Zombies, Werewolves, and One Bad Apple: How societies reflect fear

Just as chefs innovate for a repetition-weary palate, so too I try to offer today’s sophisticated readers something novel for their money. Turns out entertaining you all is hard when everything’s been done. When inspiration fails — which is most of the time (don’t wait for it) — my weapon of choice is INVERSION. I take something you know and turn it on its head.

Take Vernal Wort, my scoundrel from FANTASMAGORIA. (Yes, his name is a play on venereal wart. Because that’s what he is.) We’re all familiar with the basic werewolf story, which, like its analogs Jekyll and Hyde and The Invisible Man, is an adventure-study of the beast within. So here, a fair man gets bit by a foul creature, becomes infected, and carries out wanton acts of lust and ego-indulgent revenge.

Good Victorians in the time of cholera were both fascinated and terrified by two great evils: contagion and sin, which their myths told them were synonymous — sinful acts could corrupt like disease.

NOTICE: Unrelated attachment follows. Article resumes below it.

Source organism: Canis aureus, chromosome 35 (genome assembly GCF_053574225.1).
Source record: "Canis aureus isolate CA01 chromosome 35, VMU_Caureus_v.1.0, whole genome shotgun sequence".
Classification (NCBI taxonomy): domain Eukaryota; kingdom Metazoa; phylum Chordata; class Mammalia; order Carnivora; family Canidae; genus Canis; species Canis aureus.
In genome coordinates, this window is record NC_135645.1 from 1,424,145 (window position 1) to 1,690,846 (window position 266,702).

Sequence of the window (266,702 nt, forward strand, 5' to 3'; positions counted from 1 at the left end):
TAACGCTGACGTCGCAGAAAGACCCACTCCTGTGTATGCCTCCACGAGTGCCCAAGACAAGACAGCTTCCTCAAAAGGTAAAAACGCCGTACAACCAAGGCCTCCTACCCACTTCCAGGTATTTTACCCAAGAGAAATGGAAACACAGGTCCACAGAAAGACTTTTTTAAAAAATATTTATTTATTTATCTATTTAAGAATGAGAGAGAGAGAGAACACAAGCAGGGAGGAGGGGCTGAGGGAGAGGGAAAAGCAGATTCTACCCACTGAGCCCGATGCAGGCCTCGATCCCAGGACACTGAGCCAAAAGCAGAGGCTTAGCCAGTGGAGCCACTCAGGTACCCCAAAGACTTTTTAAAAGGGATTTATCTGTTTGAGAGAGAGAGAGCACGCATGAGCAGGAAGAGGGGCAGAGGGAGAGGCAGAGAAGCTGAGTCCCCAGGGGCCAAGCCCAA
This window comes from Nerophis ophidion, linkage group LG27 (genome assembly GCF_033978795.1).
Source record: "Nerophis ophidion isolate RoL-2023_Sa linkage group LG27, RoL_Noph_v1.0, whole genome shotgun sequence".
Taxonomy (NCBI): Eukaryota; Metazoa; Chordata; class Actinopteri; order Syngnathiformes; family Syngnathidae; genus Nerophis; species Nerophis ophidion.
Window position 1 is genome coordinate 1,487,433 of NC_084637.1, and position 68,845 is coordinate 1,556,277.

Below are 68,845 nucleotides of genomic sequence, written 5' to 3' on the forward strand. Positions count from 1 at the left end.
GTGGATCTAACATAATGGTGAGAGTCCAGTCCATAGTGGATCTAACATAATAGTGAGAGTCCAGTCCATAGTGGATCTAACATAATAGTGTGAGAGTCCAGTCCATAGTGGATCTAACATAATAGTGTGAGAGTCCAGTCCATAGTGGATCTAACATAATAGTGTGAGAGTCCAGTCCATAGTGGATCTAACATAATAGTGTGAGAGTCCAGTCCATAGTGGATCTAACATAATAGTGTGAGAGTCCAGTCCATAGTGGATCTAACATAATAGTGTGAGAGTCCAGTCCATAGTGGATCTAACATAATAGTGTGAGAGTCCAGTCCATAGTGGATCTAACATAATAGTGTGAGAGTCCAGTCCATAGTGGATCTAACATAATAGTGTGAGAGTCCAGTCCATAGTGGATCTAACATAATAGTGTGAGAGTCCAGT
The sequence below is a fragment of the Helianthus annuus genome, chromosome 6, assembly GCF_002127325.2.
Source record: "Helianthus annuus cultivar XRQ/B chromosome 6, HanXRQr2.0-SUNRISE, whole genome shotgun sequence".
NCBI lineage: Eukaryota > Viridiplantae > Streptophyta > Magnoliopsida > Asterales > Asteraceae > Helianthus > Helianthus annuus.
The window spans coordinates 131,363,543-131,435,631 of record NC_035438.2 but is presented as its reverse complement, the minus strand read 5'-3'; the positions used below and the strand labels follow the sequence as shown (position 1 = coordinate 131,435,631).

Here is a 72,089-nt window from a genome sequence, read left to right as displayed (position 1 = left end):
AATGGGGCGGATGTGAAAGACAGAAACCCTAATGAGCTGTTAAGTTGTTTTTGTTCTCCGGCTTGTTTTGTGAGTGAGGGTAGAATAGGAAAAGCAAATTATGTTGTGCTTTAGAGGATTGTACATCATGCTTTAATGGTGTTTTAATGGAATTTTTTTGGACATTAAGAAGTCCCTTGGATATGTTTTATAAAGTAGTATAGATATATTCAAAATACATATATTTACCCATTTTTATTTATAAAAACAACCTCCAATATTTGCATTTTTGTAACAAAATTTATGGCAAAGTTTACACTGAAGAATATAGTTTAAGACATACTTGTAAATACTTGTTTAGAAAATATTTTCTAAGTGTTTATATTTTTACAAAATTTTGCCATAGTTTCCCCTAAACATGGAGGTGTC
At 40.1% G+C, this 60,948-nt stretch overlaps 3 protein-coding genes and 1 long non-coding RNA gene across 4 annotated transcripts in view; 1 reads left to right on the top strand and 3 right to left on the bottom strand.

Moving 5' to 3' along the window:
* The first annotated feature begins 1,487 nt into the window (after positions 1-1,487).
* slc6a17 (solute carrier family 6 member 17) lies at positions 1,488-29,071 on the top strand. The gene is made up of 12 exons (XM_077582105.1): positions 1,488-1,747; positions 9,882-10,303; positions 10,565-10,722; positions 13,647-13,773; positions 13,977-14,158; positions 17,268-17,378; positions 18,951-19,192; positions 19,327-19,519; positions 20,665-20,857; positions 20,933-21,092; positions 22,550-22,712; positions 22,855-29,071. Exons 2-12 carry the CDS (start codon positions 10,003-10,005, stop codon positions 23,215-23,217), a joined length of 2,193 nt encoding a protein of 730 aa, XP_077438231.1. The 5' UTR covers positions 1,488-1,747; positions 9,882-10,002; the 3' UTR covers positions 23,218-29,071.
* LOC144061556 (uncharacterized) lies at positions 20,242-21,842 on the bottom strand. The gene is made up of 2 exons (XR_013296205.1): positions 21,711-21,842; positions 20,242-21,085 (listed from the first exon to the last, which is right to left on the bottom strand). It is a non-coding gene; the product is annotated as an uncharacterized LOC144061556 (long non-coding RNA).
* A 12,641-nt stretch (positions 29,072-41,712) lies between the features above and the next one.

Hence the aphorism “one bad apple spoils the bunch,” which came about in the days before refrigeration when apples were a key foodstuff because they would keep through winter. The mold that ruins them spreads by contact, so each apple had to be inspected before being put away for the season. Otherwise, as the saying goes, one day you would open the larder to find that one bad apple really had spoiled the bunch. (And you couldn’t just run to the store to get more.)

In a world of contagious examples, you can see where there would be a kind of constant, low-level anxiety about “sinners,” and how you wouldn’t want your son or daughter — but let’s be honest, particularly your daughter — to hang around them lest some of their wickedness spread. Like wearing dresses that revealed her ankles. Or dancing.

We see remnants of this belief today in the popular fear of homosexuals in places of worship or positions of authority (priests, teachers, camp counselors, troop leaders) because if there’s too much contact then little Jimmy might contract the gays.